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17 Nov 2011

Lossless Toronto – Name behind No Name

Lossless Toronto – Name behind No Name

loss·less [?lôsl?s] Adjective: refers to a data compression technique where the file quality is preserved and no data is lost

toronto [tuh-ron-toh] Noun: the city you know and love
Lossless Toronto is a bi-weekly column that seeks to keep you informed about all things design happening in Toronto, from technology to typeface and back.
At George Brown College’s School of Design campus this week the Communication Designers Association Toronto presented a retrospective in the career of brand designer Don Watt. The CDA has published a booklet on what it considers the Pioneering Desiners of  Toronto, Watt being one of those profiled. As the booklet says, “Since the design scene tends to showcase the latest and greatest, it is easy to forget about the early designers who laid the foundation for modern communication design practices. It was these Torontonians who helped define a design discipline and some of Canada’s most recognizable brands.” If you don’t know Watt by name you still know his work.
It’s up for debate as to whether Don Watt was the one behind the design of the Canadian flag or not. It would seem that Watt himself was the only one saying so, claiming it was Lester B. Pearson who choose to keep this fact from history. It’s just one smug on an otherwise impecable nearly 50 year career as a brand designer. You might be willing to forgive the man for trying to take credit, due or not, because he essentially did brand Canada. Some of the most iconic and Canadian products available were touched by his legendary black pen.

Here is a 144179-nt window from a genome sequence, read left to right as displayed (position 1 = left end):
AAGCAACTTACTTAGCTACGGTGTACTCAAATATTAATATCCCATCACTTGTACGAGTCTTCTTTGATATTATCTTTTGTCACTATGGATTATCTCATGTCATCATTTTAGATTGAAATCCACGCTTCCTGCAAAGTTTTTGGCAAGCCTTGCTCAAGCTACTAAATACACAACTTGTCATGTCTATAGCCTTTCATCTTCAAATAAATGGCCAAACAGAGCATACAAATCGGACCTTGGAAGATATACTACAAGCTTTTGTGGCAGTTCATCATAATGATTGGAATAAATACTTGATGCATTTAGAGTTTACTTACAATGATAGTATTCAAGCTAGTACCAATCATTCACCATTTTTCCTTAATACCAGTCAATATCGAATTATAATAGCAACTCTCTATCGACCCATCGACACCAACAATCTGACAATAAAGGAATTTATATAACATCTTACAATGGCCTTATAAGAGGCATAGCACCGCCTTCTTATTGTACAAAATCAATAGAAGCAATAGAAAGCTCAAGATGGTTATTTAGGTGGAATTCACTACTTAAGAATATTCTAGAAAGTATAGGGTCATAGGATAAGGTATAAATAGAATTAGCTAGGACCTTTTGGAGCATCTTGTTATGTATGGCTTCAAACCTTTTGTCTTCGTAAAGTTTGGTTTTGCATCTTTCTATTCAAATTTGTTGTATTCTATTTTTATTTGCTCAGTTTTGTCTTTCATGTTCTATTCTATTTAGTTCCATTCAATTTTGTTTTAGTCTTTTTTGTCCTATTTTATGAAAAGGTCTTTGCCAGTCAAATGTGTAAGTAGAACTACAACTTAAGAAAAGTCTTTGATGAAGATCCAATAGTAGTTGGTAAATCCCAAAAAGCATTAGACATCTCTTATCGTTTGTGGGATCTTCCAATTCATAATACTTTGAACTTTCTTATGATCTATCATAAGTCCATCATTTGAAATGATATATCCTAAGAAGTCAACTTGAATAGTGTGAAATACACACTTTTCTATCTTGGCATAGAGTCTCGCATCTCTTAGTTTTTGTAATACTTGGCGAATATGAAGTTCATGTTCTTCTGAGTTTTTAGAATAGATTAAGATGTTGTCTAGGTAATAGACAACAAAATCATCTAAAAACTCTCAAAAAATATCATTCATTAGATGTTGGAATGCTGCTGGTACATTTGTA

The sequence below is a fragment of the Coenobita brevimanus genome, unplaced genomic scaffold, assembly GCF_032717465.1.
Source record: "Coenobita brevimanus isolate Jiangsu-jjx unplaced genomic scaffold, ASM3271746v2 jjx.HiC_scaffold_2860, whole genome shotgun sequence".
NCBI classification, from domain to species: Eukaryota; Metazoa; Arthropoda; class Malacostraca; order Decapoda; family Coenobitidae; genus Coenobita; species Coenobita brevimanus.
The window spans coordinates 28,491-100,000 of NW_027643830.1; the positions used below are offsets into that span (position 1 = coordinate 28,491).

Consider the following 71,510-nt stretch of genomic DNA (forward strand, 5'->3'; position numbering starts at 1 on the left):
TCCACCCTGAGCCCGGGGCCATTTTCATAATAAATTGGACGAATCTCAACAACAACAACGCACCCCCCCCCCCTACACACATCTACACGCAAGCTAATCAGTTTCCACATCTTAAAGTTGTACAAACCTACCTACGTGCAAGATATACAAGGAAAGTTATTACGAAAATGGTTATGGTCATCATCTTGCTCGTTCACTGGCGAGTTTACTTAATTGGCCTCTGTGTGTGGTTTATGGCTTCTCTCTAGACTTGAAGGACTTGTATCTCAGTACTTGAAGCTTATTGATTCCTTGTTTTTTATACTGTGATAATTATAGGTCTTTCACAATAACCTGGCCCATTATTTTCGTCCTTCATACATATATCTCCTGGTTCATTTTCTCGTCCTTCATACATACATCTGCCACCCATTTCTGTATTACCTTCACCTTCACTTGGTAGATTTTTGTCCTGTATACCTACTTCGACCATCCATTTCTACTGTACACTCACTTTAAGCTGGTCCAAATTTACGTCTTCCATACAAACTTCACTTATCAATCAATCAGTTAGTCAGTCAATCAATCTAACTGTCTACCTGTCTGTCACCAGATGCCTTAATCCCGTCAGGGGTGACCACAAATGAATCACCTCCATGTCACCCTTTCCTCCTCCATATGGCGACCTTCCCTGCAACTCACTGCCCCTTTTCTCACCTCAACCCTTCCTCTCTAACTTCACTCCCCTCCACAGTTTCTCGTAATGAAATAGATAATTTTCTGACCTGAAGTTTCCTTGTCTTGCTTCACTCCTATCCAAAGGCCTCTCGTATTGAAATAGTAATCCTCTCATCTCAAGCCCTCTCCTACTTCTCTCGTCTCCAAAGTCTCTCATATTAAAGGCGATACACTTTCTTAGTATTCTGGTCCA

Born in Regina Watt attended the Ontario College of Art (now the Ontario College of Art & Design University) for Industrial Design. His frist job following graduation was working on the ill fated Avro Arrow for A.V. Roe. Later in his career Watt would do work for Expo 67, the World’s Fair held in Montréal in Canada’s Centennial year, help brand Nestlé and Kraft. In 1973 Watt was hired by Loblaws to help strengthen it’s then fledgling identity and this is were Watt’s best known work, No Name, was born. So trusted by Canadians is the brand that when the global rescission hit in 2008 Loblaws brought the yellow label with black Helvetica  back full force, expanding from the original 16 products under the banner to 300. Watt’s grocery branding wasn’t limited to Loblaws, his hands touched Metro, Super C, Food Basics, and the US Safeway among other international chains.
Watt’s work outside of Canada includes brands like Wal-Mart’s Sam’s Choice and Great Value, Nescafé, and Homedepot. Because his work is so ubiquitous and almost ingrained in our consumer landscape in North America it goes unnoticed to the average shopper. Just as awe-inspiring is to note that Watt worked in such far-flung places as the animation department at Warner Brothers, working on Bugs Bunny, and as an illustrator of children’s books. But in the early 70′s Watt was approached by Dominion and the inexperienced and colour-blind animator was given the chance to rebrand himself as a corporate designer. The gamble paid off for all involved.
The rest is history now. Watt passed away in 2009 following a stroke. A man how didn’t design for the awards but won more than his fair share anyway, Watt changed the face of grocery stores and in time this country.

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